Sarika Watkins-Singh, a 14- year-old Welsh-Punjabi Sikh, was forbidden from wearing her kara, a 5mm-wide plain steel bangle, to her state school. Because of her decision to continue wearing it, she was taught in complete segregation from other pupils for almost two months, banned from speaking to friends at school and even escorted to the toilet by a teacher, who waited outside.
Sarika won her case convincingly and hopefully schools will take note of the core messages in the judgment. The first of these is about individual freedom and the rights of minorities. You need a very good reason to interfere with the rights of individuals to express their identity and none was forthcoming in this case. Second, one size does not fit all. To achieve true equality, people in different situations sometimes have to be treated differently. Third, schools should seek to prevent racism by teaching students to value and respect difference, not by requiring minority groups to conform to the mainstream model.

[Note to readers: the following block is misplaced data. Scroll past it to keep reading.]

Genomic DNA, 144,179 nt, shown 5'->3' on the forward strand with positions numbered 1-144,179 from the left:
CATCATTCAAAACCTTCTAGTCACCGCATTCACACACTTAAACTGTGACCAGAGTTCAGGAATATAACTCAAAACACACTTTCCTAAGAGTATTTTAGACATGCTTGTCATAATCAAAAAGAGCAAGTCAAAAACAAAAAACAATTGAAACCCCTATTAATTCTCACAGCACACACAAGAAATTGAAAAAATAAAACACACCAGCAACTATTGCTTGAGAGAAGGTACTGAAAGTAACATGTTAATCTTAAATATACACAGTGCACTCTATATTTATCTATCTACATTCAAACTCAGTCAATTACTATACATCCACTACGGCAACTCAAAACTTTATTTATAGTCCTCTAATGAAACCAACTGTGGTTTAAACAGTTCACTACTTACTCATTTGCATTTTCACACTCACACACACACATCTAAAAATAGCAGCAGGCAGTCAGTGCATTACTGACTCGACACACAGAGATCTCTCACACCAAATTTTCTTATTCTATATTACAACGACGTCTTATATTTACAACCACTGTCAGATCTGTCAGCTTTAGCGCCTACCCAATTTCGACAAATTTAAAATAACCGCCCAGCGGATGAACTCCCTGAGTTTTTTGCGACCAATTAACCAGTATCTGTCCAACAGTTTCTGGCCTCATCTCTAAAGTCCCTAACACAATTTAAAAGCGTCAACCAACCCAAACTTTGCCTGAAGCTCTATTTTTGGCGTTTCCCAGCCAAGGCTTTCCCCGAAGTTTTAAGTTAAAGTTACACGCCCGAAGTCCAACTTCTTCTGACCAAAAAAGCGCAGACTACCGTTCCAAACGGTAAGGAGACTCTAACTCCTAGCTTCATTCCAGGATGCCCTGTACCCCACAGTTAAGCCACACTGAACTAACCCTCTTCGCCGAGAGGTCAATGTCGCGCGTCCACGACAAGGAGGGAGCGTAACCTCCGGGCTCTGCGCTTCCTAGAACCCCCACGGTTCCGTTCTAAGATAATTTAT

This judgment does not mean all groups everywhere are always permitted to wear items representing their faith. But, hopefully, this will bring to a halt the perception that all religious items can lawfully be banned. Nor does this judgment only apply to Sikhs, who are recognised in law as a racial, as well as a religious group. Since the advent of the Equality Act 2006, all religions are protected in exactly the same way.
Anna Fairclough, Liberty's legal officer, represented the SinghsReuse content